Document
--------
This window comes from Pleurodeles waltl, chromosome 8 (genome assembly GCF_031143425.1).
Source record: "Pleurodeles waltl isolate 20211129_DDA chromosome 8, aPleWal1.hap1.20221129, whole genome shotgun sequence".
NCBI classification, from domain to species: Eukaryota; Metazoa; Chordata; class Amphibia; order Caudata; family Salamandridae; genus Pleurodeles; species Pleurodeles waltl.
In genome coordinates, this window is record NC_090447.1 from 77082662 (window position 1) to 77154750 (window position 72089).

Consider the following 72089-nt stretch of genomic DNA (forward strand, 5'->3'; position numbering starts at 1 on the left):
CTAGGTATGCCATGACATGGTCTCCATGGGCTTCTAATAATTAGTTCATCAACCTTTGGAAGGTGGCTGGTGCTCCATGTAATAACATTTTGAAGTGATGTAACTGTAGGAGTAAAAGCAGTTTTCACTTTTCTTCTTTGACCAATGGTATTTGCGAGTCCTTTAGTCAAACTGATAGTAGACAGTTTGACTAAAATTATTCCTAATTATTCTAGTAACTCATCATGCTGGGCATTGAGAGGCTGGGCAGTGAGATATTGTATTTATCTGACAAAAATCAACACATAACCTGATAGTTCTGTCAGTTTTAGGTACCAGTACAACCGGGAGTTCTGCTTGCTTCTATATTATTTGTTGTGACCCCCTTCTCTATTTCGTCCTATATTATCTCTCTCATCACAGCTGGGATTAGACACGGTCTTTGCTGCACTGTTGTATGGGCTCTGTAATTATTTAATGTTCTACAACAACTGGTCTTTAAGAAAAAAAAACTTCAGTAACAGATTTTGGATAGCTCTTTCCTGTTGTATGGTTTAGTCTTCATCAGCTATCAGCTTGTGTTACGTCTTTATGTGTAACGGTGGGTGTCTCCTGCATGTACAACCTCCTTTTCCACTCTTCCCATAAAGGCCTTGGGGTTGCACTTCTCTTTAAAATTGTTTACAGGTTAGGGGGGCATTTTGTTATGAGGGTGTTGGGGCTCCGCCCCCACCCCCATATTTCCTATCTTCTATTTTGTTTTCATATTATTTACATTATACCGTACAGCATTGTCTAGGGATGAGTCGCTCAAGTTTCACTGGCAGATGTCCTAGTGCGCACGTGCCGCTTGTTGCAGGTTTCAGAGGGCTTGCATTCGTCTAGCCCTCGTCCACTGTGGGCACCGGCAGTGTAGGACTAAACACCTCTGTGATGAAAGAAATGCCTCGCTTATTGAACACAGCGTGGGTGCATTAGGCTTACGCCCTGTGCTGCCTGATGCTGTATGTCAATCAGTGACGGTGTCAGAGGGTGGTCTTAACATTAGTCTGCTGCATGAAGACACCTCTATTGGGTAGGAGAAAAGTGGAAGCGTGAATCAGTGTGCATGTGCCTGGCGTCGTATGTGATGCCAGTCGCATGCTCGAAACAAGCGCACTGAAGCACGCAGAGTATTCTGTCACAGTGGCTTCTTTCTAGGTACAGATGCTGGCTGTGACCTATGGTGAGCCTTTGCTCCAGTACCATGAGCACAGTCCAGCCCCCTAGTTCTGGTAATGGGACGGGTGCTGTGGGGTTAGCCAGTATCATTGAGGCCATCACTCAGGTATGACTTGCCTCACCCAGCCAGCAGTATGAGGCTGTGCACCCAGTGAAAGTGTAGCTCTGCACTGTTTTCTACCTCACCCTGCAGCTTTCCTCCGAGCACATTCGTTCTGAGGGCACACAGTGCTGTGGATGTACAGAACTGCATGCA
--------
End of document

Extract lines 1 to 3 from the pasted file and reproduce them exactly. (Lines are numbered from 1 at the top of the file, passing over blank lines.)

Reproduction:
This window comes from Pleurodeles waltl, chromosome 8 (genome assembly GCF_031143425.1).
Source record: "Pleurodeles waltl isolate 20211129_DDA chromosome 8, aPleWal1.hap1.20221129, whole genome shotgun sequence".
NCBI classification, from domain to species: Eukaryota; Metazoa; Chordata; class Amphibia; order Caudata; family Salamandridae; genus Pleurodeles; species Pleurodeles waltl.